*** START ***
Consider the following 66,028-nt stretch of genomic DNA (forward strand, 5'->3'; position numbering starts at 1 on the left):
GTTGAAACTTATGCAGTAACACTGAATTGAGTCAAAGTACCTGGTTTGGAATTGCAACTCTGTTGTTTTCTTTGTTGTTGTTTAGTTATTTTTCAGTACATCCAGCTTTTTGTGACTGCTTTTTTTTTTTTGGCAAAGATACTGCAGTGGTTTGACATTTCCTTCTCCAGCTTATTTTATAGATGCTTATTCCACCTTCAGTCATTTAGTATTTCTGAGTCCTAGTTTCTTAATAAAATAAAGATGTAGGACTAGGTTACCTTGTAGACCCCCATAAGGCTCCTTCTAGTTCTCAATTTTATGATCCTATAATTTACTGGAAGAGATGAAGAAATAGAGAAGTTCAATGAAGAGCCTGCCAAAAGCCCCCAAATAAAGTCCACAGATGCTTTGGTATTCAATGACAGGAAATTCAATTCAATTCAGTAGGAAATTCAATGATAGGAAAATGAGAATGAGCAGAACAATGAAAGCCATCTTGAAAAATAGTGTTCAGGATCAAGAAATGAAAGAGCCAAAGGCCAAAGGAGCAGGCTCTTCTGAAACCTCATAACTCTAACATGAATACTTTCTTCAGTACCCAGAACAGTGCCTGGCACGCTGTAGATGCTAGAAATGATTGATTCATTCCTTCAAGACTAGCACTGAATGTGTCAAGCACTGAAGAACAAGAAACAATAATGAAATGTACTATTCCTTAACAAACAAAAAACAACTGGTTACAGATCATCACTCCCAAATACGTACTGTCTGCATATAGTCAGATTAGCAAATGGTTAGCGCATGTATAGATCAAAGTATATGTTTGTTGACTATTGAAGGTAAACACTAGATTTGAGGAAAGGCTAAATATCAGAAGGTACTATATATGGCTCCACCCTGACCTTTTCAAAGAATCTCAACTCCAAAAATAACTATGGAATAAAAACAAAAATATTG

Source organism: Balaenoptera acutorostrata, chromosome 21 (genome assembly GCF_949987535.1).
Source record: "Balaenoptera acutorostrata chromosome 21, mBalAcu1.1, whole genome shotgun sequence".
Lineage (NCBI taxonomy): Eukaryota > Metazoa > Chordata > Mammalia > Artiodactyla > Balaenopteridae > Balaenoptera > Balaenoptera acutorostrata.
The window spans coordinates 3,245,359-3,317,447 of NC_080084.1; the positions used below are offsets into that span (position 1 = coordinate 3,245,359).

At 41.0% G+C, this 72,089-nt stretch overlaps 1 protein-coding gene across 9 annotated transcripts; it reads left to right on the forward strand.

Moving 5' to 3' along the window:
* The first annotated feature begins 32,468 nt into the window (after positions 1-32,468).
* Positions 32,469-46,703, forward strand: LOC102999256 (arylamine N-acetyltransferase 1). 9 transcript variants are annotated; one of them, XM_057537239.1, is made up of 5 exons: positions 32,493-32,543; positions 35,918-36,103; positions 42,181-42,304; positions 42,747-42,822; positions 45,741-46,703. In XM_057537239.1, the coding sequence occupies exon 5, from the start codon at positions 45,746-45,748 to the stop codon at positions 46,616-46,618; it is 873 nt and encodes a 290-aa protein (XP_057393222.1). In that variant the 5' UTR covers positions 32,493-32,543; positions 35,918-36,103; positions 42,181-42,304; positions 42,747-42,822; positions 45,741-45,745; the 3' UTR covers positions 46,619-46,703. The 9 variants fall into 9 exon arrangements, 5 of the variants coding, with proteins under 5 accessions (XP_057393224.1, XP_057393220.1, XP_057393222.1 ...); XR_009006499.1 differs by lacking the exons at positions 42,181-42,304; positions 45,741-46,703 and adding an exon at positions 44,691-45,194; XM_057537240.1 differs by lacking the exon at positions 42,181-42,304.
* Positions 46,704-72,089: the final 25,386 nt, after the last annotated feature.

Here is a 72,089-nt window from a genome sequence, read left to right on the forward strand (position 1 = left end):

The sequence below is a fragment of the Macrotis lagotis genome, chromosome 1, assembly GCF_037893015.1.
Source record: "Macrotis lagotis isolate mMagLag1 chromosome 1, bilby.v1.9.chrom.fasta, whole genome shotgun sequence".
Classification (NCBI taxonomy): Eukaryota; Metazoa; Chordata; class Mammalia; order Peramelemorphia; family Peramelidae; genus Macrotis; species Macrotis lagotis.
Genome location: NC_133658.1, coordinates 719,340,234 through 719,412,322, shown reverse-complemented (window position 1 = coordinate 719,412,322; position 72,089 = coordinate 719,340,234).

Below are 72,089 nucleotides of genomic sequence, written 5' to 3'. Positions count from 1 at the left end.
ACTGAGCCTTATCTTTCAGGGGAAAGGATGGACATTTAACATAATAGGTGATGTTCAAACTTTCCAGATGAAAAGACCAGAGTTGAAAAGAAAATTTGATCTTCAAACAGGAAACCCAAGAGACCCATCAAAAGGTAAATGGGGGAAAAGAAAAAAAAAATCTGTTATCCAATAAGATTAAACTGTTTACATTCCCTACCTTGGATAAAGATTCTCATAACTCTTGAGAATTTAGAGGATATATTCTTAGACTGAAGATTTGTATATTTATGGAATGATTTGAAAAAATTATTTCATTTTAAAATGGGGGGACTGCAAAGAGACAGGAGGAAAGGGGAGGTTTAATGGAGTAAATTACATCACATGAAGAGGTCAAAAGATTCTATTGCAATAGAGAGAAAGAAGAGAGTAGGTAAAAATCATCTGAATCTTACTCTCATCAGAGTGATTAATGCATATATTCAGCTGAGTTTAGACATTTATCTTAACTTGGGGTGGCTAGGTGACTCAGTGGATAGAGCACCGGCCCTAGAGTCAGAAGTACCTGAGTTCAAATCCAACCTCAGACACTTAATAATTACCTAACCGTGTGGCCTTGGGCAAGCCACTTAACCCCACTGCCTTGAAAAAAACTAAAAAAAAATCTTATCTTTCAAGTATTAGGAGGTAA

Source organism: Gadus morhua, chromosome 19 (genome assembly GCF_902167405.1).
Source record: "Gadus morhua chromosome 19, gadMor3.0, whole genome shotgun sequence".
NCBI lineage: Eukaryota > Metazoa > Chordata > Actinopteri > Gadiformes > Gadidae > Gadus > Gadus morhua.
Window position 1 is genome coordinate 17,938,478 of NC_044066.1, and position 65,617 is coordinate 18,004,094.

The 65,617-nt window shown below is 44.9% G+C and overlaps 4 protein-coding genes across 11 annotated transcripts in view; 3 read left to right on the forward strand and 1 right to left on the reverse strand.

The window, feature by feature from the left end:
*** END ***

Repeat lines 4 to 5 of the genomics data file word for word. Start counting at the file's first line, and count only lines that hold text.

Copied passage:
Source record: "Balaenoptera acutorostrata chromosome 21, mBalAcu1.1, whole genome shotgun sequence".
Lineage (NCBI taxonomy): Eukaryota > Metazoa > Chordata > Mammalia > Artiodactyla > Balaenopteridae > Balaenoptera > Balaenoptera acutorostrata.